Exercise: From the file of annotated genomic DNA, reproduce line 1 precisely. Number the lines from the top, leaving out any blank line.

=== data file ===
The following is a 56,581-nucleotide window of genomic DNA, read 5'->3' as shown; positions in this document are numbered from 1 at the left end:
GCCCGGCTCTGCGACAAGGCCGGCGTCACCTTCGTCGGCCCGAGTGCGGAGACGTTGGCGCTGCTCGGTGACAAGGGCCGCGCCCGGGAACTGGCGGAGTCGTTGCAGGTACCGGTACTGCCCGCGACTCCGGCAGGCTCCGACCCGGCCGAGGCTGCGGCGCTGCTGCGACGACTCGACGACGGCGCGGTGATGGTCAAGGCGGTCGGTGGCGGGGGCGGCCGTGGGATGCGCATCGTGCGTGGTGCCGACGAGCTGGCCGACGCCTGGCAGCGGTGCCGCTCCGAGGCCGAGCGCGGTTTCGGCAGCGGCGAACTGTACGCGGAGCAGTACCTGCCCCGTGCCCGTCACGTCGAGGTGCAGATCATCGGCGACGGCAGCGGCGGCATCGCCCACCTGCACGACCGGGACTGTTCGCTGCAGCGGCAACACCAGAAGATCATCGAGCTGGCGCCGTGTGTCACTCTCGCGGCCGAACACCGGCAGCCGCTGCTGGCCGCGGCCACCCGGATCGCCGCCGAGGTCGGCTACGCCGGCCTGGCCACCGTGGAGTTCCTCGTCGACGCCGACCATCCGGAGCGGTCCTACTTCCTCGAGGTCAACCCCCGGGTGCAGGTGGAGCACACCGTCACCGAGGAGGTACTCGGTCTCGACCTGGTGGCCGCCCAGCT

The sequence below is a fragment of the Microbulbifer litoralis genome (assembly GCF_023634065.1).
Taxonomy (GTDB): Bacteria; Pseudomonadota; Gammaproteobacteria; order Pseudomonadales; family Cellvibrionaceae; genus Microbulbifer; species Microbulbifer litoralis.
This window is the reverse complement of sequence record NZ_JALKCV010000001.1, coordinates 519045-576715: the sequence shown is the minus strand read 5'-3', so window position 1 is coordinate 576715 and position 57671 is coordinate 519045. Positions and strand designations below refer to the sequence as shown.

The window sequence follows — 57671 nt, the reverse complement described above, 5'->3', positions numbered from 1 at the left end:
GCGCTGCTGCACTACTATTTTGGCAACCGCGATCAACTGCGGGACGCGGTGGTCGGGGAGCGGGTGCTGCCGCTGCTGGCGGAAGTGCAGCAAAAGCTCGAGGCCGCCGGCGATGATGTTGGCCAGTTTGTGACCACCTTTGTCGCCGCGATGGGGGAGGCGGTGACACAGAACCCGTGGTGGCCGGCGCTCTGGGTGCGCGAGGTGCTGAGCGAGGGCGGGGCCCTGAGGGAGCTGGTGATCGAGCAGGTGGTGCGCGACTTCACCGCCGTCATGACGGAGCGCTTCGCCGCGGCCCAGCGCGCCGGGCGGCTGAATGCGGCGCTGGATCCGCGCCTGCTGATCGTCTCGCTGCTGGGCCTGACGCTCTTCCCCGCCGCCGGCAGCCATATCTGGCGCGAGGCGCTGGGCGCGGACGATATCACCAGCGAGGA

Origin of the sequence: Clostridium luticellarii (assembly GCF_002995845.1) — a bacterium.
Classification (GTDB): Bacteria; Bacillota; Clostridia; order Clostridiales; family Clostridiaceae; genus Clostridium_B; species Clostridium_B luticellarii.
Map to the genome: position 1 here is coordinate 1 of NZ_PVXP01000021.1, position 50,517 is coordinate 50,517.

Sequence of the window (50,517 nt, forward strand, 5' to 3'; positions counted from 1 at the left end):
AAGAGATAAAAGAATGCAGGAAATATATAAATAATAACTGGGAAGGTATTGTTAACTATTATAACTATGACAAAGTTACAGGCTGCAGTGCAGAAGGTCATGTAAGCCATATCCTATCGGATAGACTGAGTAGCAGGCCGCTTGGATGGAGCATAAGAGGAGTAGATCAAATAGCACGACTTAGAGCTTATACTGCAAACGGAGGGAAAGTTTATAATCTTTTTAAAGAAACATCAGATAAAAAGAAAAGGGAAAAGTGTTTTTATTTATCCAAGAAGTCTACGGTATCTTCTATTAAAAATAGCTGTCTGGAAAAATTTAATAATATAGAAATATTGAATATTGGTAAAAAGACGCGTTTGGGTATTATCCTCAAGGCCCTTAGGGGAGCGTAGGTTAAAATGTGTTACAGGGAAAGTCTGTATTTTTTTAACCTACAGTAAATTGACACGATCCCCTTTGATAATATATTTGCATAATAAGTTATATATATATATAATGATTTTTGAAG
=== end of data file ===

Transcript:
The following is a 56,581-nucleotide window of genomic DNA, read 5'->3' as shown; positions in this document are numbered from 1 at the left end: